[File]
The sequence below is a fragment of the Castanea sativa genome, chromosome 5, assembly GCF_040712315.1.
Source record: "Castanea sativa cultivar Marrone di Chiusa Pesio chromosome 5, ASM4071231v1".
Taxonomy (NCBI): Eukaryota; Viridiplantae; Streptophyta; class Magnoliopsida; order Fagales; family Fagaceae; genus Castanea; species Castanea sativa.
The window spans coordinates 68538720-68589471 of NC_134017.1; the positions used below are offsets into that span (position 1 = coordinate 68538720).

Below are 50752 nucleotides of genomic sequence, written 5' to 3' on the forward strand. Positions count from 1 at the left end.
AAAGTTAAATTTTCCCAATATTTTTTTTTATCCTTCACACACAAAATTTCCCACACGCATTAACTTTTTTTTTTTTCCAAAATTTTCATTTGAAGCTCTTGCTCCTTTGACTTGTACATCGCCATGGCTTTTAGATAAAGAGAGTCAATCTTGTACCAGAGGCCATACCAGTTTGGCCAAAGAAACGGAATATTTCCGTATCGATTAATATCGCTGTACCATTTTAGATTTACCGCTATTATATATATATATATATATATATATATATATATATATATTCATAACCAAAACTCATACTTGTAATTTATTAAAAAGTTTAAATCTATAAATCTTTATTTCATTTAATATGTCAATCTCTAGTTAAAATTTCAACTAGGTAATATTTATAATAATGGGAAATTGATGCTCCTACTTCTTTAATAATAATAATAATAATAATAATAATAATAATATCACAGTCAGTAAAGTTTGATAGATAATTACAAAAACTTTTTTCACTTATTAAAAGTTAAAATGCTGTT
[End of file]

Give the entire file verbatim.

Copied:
The sequence below is a fragment of the Castanea sativa genome, chromosome 5, assembly GCF_040712315.1.
Source record: "Castanea sativa cultivar Marrone di Chiusa Pesio chromosome 5, ASM4071231v1".
Taxonomy (NCBI): Eukaryota; Viridiplantae; Streptophyta; class Magnoliopsida; order Fagales; family Fagaceae; genus Castanea; species Castanea sativa.
The window spans coordinates 68538720-68589471 of NC_134017.1; the positions used below are offsets into that span (position 1 = coordinate 68538720).

Below are 50752 nucleotides of genomic sequence, written 5' to 3' on the forward strand. Positions count from 1 at the left end.
AAAGTTAAATTTTCCCAATATTTTTTTTTATCCTTCACACACAAAATTTCCCACACGCATTAACTTTTTTTTTTTTCCAAAATTTTCATTTGAAGCTCTTGCTCCTTTGACTTGTACATCGCCATGGCTTTTAGATAAAGAGAGTCAATCTTGTACCAGAGGCCATACCAGTTTGGCCAAAGAAACGGAATATTTCCGTATCGATTAATATCGCTGTACCATTTTAGATTTACCGCTATTATATATATATATATATATATATATATATATATATATATTCATAACCAAAACTCATACTTGTAATTTATTAAAAAGTTTAAATCTATAAATCTTTATTTCATTTAATATGTCAATCTCTAGTTAAAATTTCAACTAGGTAATATTTATAATAATGGGAAATTGATGCTCCTACTTCTTTAATAATAATAATAATAATAATAATAATAATAATATCACAGTCAGTAAAGTTTGATAGATAATTACAAAAACTTTTTTCACTTATTAAAAGTTAAAATGCTGTT